Subglacial lake exploration is of great interest to the science community. RECoverable Autonomous Sonde (RECAS) provides an exploration tool to measure and sample subglacial lake environments while the subglacial lake remains isolated from the glacier surface and atmosphere. This paper presents an electronic control system design of 200 m prototype of RECAS. The proposed electronic control system consists of a surface system, a downhole control system, and a power transfer and communication system. The downhole control system is the core element of RECAS, and is responsible for sonde status monitoring, sonde motion control, subglacial water sampling and in situ analysis. A custom RS485 temperature sensor was developed to cater for the limited size and depth requirements of the system. We adopted a humidity-based measurement to monitor for a housing leak. This condition is because standard leak detection monitoring of water conductivity may be inapplicable to pure ice in Antarctica. A water sampler control board was designed to control the samplers and monitor the on/off state. A high-definition camera system with built-in storage and self-heating ability was designed to perform the video recording in the subglacial lake. The proposed electronic control system is proven effective after a series of tests.
In glaciology, snow–firn temperature at 10 m is considered a representation of the mean annual air temperature at the surface (MAAT) of the studied site. Although MAAT is an important parameter in ice-sheet investigations, it has not been widely measured in Antarctica. To measure the 10 m snow–firn temperature in Antarctica, a shallow hot-point drill system is designed. In this simple and lightweight system, a hot-point drill can melt boreholes with a diameter of 34 mm in the snow–firn to a depth of 30 m and a temperature sensors string can measure the borehole temperature precisely. In the 2018/19 field season, 16 boreholes along the Zhongshan–Dome A traverse were drilled, and the borehole temperature was measured. Although certain problems existed pertaining to the hot-point drill, a total depth of ~244 m was successfully drilled at an average penetration rate of ~10 m h−1. After borehole drilling, ~12–15 h were generally required for the borehole to achieve thermal equilibrium with the surroundings. Preliminary results demonstrated that the 10 m snow–firn temperature along the traverse route was affected by the increasing altitude and latitude, and it decreased gradually with an increase in the distance from Zhongshan station.
A series of new synthetic armored cables were developed and tested to ensure that they were suitable for use with the RECoverable Autonomous Sonde (RECAS), which is a newly designed freezing-in thermal ice probe. The final version of the cable consists of two concentric conductors that can be used as the power and signal lines. Two polyfluoroalkoxy jackets are used for electrical insulation (one for insulation between conductors, and the other for insulation of the outer conductor). The outer insulation layer is coated by polyurethane jacket to seal the connections between the cable and electrical units. The 0.65 mm thick strength member is made from aramid fibers woven together. To hold these aramid fibers in place, a sheathing layer was produced from a polyamide fabric cover net. The outer diameter of the final version of the cable is ~6.1 mm. The permissible bending radius is as low as 17–20 mm. The maximal breaking force under straight tension is ~12.2 kN. The cable weight is only ~0.061 kg m−1. The mechanical and electrical properties and environmental suitability of the cable were determined through laboratory testing and joint testing with the probe.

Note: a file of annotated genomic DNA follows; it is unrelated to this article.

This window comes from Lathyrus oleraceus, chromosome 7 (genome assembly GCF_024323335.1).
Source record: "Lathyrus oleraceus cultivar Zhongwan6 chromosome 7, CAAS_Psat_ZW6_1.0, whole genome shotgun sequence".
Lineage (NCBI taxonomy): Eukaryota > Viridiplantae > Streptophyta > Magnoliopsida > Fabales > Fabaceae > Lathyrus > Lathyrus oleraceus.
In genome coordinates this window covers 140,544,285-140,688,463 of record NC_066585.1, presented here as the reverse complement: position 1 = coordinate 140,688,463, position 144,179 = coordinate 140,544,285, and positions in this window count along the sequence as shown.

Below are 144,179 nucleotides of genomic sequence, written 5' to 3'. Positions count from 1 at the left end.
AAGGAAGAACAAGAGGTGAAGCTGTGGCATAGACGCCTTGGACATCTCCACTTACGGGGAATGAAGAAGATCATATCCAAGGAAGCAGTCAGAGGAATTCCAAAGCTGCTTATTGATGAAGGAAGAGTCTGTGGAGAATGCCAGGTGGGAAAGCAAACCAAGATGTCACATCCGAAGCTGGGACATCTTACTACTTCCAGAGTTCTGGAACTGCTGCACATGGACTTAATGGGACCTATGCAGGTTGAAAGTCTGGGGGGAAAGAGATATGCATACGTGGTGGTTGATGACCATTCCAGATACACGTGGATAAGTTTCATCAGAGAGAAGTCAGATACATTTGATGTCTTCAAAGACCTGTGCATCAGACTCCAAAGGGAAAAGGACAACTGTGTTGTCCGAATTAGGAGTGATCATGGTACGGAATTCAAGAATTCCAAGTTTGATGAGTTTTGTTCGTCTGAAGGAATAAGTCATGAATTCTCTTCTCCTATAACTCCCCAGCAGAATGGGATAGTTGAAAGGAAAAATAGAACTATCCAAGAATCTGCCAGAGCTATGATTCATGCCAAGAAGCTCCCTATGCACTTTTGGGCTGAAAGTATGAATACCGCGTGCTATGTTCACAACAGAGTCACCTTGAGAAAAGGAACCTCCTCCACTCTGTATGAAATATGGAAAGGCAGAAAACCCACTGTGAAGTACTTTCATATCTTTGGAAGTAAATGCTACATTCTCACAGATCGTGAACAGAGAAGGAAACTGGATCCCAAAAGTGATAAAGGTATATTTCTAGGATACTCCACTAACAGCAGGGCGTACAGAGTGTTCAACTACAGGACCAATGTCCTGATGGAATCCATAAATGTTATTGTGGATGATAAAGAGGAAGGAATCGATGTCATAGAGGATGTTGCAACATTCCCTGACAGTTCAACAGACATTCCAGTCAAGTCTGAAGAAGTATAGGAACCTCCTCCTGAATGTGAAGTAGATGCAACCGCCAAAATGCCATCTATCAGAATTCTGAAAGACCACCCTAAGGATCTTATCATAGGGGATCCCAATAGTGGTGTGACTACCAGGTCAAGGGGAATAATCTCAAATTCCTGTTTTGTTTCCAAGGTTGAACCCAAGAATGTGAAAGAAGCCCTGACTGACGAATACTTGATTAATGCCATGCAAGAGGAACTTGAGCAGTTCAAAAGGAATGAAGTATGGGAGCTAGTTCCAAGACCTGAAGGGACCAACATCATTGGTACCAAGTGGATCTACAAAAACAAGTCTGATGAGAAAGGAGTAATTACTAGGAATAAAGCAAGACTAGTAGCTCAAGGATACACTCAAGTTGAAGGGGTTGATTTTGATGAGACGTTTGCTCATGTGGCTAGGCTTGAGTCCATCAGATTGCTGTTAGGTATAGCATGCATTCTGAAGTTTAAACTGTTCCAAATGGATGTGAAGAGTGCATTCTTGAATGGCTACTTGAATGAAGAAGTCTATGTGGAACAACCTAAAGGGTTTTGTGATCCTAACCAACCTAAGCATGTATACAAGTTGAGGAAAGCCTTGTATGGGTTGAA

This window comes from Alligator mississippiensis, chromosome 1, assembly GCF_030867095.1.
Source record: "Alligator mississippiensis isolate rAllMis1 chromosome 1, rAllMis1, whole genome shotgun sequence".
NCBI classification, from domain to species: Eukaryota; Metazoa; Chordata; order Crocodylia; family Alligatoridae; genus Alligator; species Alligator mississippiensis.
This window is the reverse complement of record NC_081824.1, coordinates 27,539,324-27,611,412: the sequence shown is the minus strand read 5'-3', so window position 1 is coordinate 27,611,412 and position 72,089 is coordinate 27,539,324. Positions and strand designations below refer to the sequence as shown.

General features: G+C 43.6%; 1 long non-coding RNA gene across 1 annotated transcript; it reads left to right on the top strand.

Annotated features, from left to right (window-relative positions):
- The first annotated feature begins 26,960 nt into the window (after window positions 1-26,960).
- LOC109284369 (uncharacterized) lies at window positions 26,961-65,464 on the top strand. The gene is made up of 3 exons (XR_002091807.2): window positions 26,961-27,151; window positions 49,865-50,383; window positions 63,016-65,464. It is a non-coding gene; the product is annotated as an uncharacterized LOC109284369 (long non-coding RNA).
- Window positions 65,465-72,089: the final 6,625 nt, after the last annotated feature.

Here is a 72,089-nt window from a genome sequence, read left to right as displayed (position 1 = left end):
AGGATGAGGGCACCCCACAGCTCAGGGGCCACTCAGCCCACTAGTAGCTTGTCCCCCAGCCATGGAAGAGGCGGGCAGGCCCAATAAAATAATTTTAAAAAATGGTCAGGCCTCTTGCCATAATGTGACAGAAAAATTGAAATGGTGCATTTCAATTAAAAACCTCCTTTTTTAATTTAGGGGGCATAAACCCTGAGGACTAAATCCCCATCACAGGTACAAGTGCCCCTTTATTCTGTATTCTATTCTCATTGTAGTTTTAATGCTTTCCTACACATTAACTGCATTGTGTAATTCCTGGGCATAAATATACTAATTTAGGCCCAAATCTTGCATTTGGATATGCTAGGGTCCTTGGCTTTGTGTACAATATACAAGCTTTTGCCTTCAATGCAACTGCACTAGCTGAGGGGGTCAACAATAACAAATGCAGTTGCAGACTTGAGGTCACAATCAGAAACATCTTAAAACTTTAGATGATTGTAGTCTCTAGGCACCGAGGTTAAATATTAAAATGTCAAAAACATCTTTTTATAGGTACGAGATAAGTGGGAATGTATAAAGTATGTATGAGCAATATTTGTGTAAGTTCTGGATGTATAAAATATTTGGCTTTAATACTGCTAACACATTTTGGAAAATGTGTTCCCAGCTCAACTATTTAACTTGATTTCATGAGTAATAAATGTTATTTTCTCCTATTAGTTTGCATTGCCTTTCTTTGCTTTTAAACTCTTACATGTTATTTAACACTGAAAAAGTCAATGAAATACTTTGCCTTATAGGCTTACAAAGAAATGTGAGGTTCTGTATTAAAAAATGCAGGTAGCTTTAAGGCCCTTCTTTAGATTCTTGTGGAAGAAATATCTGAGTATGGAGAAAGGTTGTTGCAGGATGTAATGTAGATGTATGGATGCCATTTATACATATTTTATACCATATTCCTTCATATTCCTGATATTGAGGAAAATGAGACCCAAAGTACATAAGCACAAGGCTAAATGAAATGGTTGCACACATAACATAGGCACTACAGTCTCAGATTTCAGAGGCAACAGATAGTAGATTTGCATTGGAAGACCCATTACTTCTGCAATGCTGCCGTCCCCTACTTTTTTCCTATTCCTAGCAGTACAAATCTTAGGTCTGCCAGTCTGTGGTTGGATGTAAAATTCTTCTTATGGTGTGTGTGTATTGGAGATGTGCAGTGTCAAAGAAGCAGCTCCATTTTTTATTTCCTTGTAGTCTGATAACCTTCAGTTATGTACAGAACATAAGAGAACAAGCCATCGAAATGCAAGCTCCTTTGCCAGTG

The Antarctic subglacial drilling rig (ASDR) is designed to recover 105 mm-diameter ice cores up to 1400 m depth and 41.5 mm-diameter bedrock cores up to 2 m in length. In order to ensure safe and convenient drilling, drilling auxiliaries are designed to support fieldwork and servicing. These auxiliaries are subdivided into several systems for power supply, drill tripping in the borehole, ice core and chip processing, and drill servicing and maintenance. The required equipment also includes two generators, a drilling winch with a cable, logging winch with a cable, control desk, pipe handler with a fixed clamp, chip chamber vibrator, centrifuge, emergency devices and fitting and electrical tools. Additionally, several environmental protective measures such as a new liquid-tight casing with a thermal casing shoe and a bailing device for recovering drilling fluid from the borehole were designed. Most of the auxiliaries were tested during the summer of 2018–2019 near Zhongshan Station, East Antarctica while drilling to the bedrock to a depth of 198 m.
Drilling to the bedrock of ice sheets and glaciers offers unique opportunities for examining the processes occurring in the bed. Basal and subglacial materials contain important paleoclimatic and paleoenvironmental records and provide a unique habitat for life; they offer significant information regarding the sediment deformation beneath glaciers and its effects on the subglacial hydraulic system and geology. The newly developed and tested Antarctic subglacial drilling rig (ASDR) is designed to recover ice and bedrock core samples from depths of up to 1400 m. All of the drilling equipment is installed inside a movable, sledge-mounted, temperature-controlled and wind-protected drilling shelter and workshop. To facilitate helicopter unloading of the research vessel, the shelter and workshop can be disassembled, with individual parts weighing <2–3 tons. The entire ASDR system weighs ~55 tons, including transport packaging. The ASDR is designed to be transported to the chosen site via snow vehicles and would be ready for drilling operations within 2–3 d after arrival. The ASDR was tested during the 2018–2019 summer season near Zhongshan Station, East Antarctica. At the test site, 2-week drilling operations resulted in a borehole that reached bedrock at a depth of 198 m.